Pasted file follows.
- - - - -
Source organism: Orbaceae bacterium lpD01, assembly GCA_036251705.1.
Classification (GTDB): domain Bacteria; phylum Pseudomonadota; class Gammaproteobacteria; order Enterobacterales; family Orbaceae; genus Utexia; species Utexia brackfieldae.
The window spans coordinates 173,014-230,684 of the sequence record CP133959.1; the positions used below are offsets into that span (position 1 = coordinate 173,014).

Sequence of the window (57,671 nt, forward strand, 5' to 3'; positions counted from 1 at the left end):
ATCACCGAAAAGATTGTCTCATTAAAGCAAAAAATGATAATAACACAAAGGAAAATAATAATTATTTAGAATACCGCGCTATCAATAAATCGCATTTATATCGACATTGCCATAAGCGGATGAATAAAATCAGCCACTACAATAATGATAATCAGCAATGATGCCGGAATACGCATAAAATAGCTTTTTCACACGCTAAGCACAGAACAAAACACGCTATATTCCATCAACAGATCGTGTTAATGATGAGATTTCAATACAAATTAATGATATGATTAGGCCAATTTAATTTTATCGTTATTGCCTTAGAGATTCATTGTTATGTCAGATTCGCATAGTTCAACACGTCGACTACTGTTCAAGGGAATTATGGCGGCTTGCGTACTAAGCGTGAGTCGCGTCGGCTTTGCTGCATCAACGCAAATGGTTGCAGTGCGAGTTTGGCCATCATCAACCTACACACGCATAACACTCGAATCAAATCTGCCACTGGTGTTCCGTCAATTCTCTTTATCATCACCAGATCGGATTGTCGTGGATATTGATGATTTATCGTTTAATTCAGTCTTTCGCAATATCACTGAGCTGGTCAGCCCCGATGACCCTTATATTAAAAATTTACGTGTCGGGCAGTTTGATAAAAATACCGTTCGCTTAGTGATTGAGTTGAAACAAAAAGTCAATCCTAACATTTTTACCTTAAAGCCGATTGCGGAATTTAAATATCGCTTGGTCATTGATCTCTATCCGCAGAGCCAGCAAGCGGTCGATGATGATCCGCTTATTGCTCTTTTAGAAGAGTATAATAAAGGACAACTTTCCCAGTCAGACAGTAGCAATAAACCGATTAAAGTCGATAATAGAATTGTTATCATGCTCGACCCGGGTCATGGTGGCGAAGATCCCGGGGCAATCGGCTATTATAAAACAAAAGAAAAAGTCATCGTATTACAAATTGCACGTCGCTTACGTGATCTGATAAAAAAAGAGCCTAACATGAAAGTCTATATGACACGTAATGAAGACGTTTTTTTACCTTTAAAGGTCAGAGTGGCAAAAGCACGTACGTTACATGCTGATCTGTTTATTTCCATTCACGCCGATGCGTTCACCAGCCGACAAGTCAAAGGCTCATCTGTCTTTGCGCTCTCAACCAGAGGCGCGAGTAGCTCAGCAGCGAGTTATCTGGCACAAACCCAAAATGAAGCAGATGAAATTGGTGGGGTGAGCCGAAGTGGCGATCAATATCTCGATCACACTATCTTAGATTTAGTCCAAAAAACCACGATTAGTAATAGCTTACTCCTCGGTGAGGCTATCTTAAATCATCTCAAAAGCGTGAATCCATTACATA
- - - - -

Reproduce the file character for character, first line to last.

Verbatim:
Source organism: Orbaceae bacterium lpD01, assembly GCA_036251705.1.
Classification (GTDB): domain Bacteria; phylum Pseudomonadota; class Gammaproteobacteria; order Enterobacterales; family Orbaceae; genus Utexia; species Utexia brackfieldae.
The window spans coordinates 173,014-230,684 of the sequence record CP133959.1; the positions used below are offsets into that span (position 1 = coordinate 173,014).

Sequence of the window (57,671 nt, forward strand, 5' to 3'; positions counted from 1 at the left end):
ATCACCGAAAAGATTGTCTCATTAAAGCAAAAAATGATAATAACACAAAGGAAAATAATAATTATTTAGAATACCGCGCTATCAATAAATCGCATTTATATCGACATTGCCATAAGCGGATGAATAAAATCAGCCACTACAATAATGATAATCAGCAATGATGCCGGAATACGCATAAAATAGCTTTTTCACACGCTAAGCACAGAACAAAACACGCTATATTCCATCAACAGATCGTGTTAATGATGAGATTTCAATACAAATTAATGATATGATTAGGCCAATTTAATTTTATCGTTATTGCCTTAGAGATTCATTGTTATGTCAGATTCGCATAGTTCAACACGTCGACTACTGTTCAAGGGAATTATGGCGGCTTGCGTACTAAGCGTGAGTCGCGTCGGCTTTGCTGCATCAACGCAAATGGTTGCAGTGCGAGTTTGGCCATCATCAACCTACACACGCATAACACTCGAATCAAATCTGCCACTGGTGTTCCGTCAATTCTCTTTATCATCACCAGATCGGATTGTCGTGGATATTGATGATTTATCGTTTAATTCAGTCTTTCGCAATATCACTGAGCTGGTCAGCCCCGATGACCCTTATATTAAAAATTTACGTGTCGGGCAGTTTGATAAAAATACCGTTCGCTTAGTGATTGAGTTGAAACAAAAAGTCAATCCTAACATTTTTACCTTAAAGCCGATTGCGGAATTTAAATATCGCTTGGTCATTGATCTCTATCCGCAGAGCCAGCAAGCGGTCGATGATGATCCGCTTATTGCTCTTTTAGAAGAGTATAATAAAGGACAACTTTCCCAGTCAGACAGTAGCAATAAACCGATTAAAGTCGATAATAGAATTGTTATCATGCTCGACCCGGGTCATGGTGGCGAAGATCCCGGGGCAATCGGCTATTATAAAACAAAAGAAAAAGTCATCGTATTACAAATTGCACGTCGCTTACGTGATCTGATAAAAAAAGAGCCTAACATGAAAGTCTATATGACACGTAATGAAGACGTTTTTTTACCTTTAAAGGTCAGAGTGGCAAAAGCACGTACGTTACATGCTGATCTGTTTATTTCCATTCACGCCGATGCGTTCACCAGCCGACAAGTCAAAGGCTCATCTGTCTTTGCGCTCTCAACCAGAGGCGCGAGTAGCTCAGCAGCGAGTTATCTGGCACAAACCCAAAATGAAGCAGATGAAATTGGTGGGGTGAGCCGAAGTGGCGATCAATATCTCGATCACACTATCTTAGATTTAGTCCAAAAAACCACGATTAGTAATAGCTTACTCCTCGGTGAGGCTATCTTAAATCATCTCAAAAGCGTGAATCCATTACATA